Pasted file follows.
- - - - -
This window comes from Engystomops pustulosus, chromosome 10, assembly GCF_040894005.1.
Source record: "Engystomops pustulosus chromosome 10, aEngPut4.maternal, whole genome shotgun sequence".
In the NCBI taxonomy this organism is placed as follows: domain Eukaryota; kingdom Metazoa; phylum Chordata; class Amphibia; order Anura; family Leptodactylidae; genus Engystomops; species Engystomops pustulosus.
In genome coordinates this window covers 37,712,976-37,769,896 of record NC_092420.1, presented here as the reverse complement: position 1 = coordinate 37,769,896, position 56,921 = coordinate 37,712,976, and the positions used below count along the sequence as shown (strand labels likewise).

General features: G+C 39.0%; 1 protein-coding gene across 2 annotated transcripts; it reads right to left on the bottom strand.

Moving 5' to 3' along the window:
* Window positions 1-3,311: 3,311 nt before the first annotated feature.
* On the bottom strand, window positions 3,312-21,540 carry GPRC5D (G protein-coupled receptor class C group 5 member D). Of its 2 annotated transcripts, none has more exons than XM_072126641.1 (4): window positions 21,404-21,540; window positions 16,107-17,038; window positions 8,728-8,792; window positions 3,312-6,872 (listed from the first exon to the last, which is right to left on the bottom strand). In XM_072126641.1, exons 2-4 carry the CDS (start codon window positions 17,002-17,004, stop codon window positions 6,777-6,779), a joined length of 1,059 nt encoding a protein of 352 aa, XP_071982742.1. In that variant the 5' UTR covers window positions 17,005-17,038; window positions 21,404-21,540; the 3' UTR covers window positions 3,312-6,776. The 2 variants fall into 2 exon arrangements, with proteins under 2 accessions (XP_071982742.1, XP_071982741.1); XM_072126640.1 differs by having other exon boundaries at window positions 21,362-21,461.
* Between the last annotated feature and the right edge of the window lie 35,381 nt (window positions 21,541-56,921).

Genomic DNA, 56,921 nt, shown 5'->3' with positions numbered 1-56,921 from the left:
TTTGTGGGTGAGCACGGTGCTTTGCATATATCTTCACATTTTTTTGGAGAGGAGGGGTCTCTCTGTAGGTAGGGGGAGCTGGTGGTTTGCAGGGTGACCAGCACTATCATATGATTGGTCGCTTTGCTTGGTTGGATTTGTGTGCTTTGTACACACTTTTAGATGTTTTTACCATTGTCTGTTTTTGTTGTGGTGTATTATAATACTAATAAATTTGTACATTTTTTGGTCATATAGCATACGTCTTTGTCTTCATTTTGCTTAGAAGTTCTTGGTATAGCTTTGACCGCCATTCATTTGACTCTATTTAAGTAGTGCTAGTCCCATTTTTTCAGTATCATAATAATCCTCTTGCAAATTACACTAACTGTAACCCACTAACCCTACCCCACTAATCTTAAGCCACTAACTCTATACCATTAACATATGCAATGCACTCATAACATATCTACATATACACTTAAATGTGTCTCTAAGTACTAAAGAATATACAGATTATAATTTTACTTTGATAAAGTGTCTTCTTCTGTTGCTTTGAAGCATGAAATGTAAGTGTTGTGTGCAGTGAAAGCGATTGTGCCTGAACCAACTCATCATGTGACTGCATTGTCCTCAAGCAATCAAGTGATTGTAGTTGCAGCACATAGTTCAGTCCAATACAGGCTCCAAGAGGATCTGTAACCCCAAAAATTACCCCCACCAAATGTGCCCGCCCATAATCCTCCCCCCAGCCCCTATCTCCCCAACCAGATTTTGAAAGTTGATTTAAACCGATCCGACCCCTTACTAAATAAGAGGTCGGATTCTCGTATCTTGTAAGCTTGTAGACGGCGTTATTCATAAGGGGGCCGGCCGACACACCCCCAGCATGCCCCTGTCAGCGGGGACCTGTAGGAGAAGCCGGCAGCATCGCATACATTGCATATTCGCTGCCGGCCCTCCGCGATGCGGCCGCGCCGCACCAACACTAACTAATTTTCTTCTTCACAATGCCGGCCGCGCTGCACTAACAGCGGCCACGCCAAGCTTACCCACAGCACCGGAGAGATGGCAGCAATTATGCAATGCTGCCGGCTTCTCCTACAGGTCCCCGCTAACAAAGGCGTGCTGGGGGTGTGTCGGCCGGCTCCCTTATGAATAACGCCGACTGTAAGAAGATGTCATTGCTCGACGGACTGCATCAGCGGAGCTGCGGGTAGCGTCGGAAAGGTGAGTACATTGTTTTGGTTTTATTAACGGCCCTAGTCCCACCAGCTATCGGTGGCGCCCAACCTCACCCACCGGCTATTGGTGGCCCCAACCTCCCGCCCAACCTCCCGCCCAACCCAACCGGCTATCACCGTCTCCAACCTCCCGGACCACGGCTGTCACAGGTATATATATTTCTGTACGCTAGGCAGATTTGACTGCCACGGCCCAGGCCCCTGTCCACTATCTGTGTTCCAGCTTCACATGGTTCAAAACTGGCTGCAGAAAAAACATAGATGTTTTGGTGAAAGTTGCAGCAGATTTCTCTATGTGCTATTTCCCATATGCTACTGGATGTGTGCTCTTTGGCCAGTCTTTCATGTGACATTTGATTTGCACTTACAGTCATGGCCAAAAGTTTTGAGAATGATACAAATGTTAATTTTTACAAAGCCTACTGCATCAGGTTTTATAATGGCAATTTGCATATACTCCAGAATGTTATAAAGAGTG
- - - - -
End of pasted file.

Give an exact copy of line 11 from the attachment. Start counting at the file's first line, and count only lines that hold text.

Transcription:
TTTGTGGGTGAGCACGGTGCTTTGCATATATCTTCACATTTTTTTGGAGAGGAGGGGTCTCTCTGTAGGTAGGGGGAGCTGGTGGTTTGCAGGGTGACCAGCACTATCATATGATTGGTCGCTTTGCTTGGTTGGATTTGTGTGCTTTGTACACACTTTTAGATGTTTTTACCATTGTCTGTTTTTGTTGTGGTGTATTATAATACTAATAAATTTGTACATTTTTTGGTCATATAGCATACGTCTTTGTCTTCATTTTGCTTAGAAGTTCTTGGTATAGCTTTGACCGCCATTCATTTGACTCTATTTAAGTAGTGCTAGTCCCATTTTTTCAGTATCATAATAATCCTCTTGCAAATTACACTAACTGTAACCCACTAACCCTACCCCACTAATCTTAAGCCACTAACTCTATACCATTAACATATGCAATGCACTCATAACATATCTACATATACACTTAAATGTGTCTCTAAGTACTAAAGAATATACAGATTATAATTTTACTTTGATAAAGTGTCTTCTTCTGTTGCTTTGAAGCATGAAATGTAAGTGTTGTGTGCAGTGAAAGCGATTGTGCCTGAACCAACTCATCATGTGACTGCATTGTCCTCAAGCAATCAAGTGATTGTAGTTGCAGCACATAGTTCAGTCCAATACAGGCTCCAAGAGGATCTGTAACCCCAAAAATTACCCCCACCAAATGTGCCCGCCCATAATCCTCCCCCCAGCCCCTATCTCCCCAACCAGATTTTGAAAGTTGATTTAAACCGATCCGACCCCTTACTAAATAAGAGGTCGGATTCTCGTATCTTGTAAGCTTGTAGACGGCGTTATTCATAAGGGGGCCGGCCGACACACCCCCAGCATGCCCCTGTCAGCGGGGACCTGTAGGAGAAGCCGGCAGCATCGCATACATTGCATATTCGCTGCCGGCCCTCCGCGATGCGGCCGCGCCGCACCAACACTAACTAATTTTCTTCTTCACAATGCCGGCCGCGCTGCACTAACAGCGGCCACGCCAAGCTTACCCACAGCACCGGAGAGATGGCAGCAATTATGCAATGCTGCCGGCTTCTCCTACAGGTCCCCGCTAACAAAGGCGTGCTGGGGGTGTGTCGGCCGGCTCCCTTATGAATAACGCCGACTGTAAGAAGATGTCATTGCTCGACGGACTGCATCAGCGGAGCTGCGGGTAGCGTCGGAAAGGTGAGTACATTGTTTTGGTTTTATTAACGGCCCTAGTCCCACCAGCTATCGGTGGCGCCCAACCTCACCCACCGGCTATTGGTGGCCCCAACCTCCCGCCCAACCTCCCGCCCAACCCAACCGGCTATCACCGTCTCCAACCTCCCGGACCACGGCTGTCACAGGTATATATATTTCTGTACGCTAGGCAGATTTGACTGCCACGGCCCAGGCCCCTGTCCACTATCTGTGTTCCAGCTTCACATGGTTCAAAACTGGCTGCAGAAAAAACATAGATGTTTTGGTGAAAGTTGCAGCAGATTTCTCTATGTGCTATTTCCCATATGCTACTGGATGTGTGCTCTTTGGCCAGTCTTTCATGTGACATTTGATTTGCACTTACAGTCATGGCCAAAAGTTTTGAGAATGATACAAATGTTAATTTTTACAAAGCCTACTGCATCAGGTTTTATAATGGCAATTTGCATATACTCCAGAATGTTATAAAGAGTG